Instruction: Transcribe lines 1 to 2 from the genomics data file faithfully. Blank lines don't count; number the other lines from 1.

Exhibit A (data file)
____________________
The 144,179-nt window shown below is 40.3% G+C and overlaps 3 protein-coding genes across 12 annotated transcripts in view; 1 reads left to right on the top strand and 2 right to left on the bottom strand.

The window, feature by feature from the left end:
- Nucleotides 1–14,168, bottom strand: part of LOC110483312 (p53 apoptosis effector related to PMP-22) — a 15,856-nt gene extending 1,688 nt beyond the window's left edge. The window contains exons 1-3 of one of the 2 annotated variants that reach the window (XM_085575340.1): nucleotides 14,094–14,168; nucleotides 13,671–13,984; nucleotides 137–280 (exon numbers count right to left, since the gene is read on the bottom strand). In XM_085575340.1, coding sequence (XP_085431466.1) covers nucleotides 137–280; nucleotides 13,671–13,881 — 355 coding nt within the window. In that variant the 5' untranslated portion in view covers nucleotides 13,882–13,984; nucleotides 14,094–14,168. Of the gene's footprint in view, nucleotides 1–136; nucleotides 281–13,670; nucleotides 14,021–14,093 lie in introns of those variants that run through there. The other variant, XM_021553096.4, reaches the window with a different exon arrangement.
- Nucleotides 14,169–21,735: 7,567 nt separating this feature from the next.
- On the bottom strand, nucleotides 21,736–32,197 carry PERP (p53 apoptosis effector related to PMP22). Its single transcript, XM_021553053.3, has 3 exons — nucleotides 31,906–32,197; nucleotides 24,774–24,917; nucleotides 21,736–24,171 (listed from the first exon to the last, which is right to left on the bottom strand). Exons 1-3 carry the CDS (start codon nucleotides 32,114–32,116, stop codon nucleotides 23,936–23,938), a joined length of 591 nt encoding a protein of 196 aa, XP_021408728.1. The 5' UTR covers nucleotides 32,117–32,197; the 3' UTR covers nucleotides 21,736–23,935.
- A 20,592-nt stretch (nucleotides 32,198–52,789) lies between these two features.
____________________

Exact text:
The 144,179-nt window shown below is 40.3% G+C and overlaps 3 protein-coding genes across 12 annotated transcripts in view; 1 reads left to right on the top strand and 2 right to left on the bottom strand.

The window, feature by feature from the left end: